Saturday, October 16, 2021

Beauty and Gratitude

With apologies for not keeping up well at all, I'm using a post here that I wrote for another blog last week. But first I have some people to thank.

Joe DeRozier. Joe DeRozier. Joe DeRozier. For being the kind and giving person he is and for all the help he is to the arts in the community. 

Denny and Duane, two of the Three Old Guys, whose music and nice-guy-ism never fail to inspire. Barb and I will keep you for a while longer, at least. 

Royal Center Library and Monticello Rotary for making me welcome this week and listening to me ramble--and for the nice gifts, too. I love presents!

The people who came to the "Bit of A Party" last night and spent some time, bought some things, and laughed with us.

And especially, Tahne, Chris, Laura, and Jock Flaherty for the trip to Maine. While I don't think 2021 has been the best of years in some ways, it has filled my memory bank to bursting, and I am so, so grateful. 


The power of finding beauty in the humblest things makes home happy and life lovely.” ― Louisa May Alcott

Today I toured Orchard House, the home of Louisa May Alcott. The weather in Concord was drizzly and on the gloomy side. The house itself had sloping floors and walls and ceilings that were the south side of elegant. The fireplaces were small, as were some of the rooms. The windows were crooked and tiny-paned. Cobwebs crept into a few places. Blue tarp covered some roof.

The desk Bronson Alcott made for his daughter Louisa was little more than a half-moon shaped slab of wood painted white to match the woodwork it was built around. A desk Louisa bought herself later had a top considerably less than half the size of mine at home. It reminded me that all you really need to write is paper, a pen that feels good in your hand, and the heart to tell your story. 

It was wonderful.

If you've ever read Little Women, or seen any of the movies with the same title, you know the March family were tenderly drawn replicas of the Alcott family. You've imagined a hundred times the rooms where Marmee dispensed her wisdom, where Hannah served the family she loved, where Beth played the piano. You've envisioned Jo "scribbling" at the desk (although she was in the garret, not her bedroom), and Amy being...Amy. You attended Meg's wedding in the parlor and wept with her when her beloved John died ten years later in Little Men.

You've known the Marches weren't rich, that Mr. Alcott marched to a very different drum and that Mrs. Alcott was the glue that held things together. That the loss of Lizzy--Beth--was a heartbreak that stayed with them the rest of their lives. 

Orchard House just cemented the relationship. Although it was beautiful outside--I don't think anything in Concord could NOT be beautiful--the inside was just a house, where people lived, loved, laughed, and lost. All the things that we build our own lives from. All the things we build our own stories from.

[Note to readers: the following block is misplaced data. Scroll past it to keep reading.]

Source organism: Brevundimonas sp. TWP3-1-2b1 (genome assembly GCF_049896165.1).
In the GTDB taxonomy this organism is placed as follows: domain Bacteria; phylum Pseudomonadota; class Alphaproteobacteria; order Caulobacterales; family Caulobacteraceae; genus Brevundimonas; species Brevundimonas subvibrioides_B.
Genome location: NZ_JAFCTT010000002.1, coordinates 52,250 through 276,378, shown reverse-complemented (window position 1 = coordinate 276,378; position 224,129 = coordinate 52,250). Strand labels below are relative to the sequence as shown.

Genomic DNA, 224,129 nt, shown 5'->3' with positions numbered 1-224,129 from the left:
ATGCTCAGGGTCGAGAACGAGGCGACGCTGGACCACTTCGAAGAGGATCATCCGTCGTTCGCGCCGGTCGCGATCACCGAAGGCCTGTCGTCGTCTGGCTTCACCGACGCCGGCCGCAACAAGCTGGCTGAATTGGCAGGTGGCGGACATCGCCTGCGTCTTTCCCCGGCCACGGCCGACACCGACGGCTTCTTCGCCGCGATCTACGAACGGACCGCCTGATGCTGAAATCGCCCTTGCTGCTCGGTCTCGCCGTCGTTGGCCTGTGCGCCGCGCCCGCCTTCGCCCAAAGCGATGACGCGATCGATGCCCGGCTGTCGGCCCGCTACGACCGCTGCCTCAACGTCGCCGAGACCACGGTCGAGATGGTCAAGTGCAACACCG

Like I said, wonderful. Thanks, Louisa. 

Have a great week. Be nice to somebody.

Wednesday, October 13, 2021

A Bit of A Party!

 We hope to see you there!

This Friday we're going to have a "Bit of a Party"

65 North Broadway
Peru, Indiana
Friday, October 15th
4-7 PM
We're going to have Wine from our Wineworks.

Art from our Gallery 15.

Coffee and Hot Chocolate from our Aroma Coffee

Some gifts from our Boho-Chic Hair Salon

Snippets of all the things at our Anita's


Live music from Duane and Denny

And a book signing from Best Seller, Liz Flaherty, Debby Myers and her trilogy,
and your dusty donut guy and his two books.

Stop in to say, Hi!

Saturday, October 9, 2021

Saturday, October 2, 2021

When I Was A Kid

When I was a kid, people used the n-word all the time. They also referred to women as broads and numerous worse and more degrading terms. They thought certain factions of society needed to know their places and stay in them. Quietly. 

Terms like "got herself pregnant," "he's just out for one thing," and "you know what they're like" were bandied about with no thought to them being a gender or cultural insult. 

People who didn't fit into the white, Christian mold were lumped into a category known as Other. They were welcome here in the melting pot, but only if they fit in and kept quiet. 

As a kid, I rolled my eyes because Catholics couldn't eat meat on Fridays.

As a kid, I was very uncomfortable in friends' evangelical churches. Methodists, you know, are quiet. 

As a kid, I didn't laugh at others because I'd been laughed at and I didn't like it. (I'm fairly certain this is a barefaced lie--I'm sure I did laugh at people even if I didn't like it happening to me. As I said, I was a kid.)

There were no black kids in my school. No Hispanics that I remember. At that time, there weren't even any Amish. We said the pledge of allegiance every morning, prayed before lunch. We didn't swear where people could hear us. We didn't use certain words at all. At least, a lot of us didn't. For what it's worth, this is kind of like me thinking I never laughed at people--probably a raging case of selective memory.

Even now, I've used the f-bomb fewer times in my entire life than I'll read or hear it in a single week.

But that's because I don't like the word. I don't like the word "quip," either, or "desire," so I don't use them. I flinch when I see them. If any of them crop up too often in a story, I won't finish the book--words I don't like tarnish the reading experience for me.

For me. 

Things are different now. We can blame whomever we like. I definitely have some on my list and I'm sure you do, too. We need to accept that they are different and work within the changes. Maybe we need to realize that what was good for us for so long wasn't for the greater good.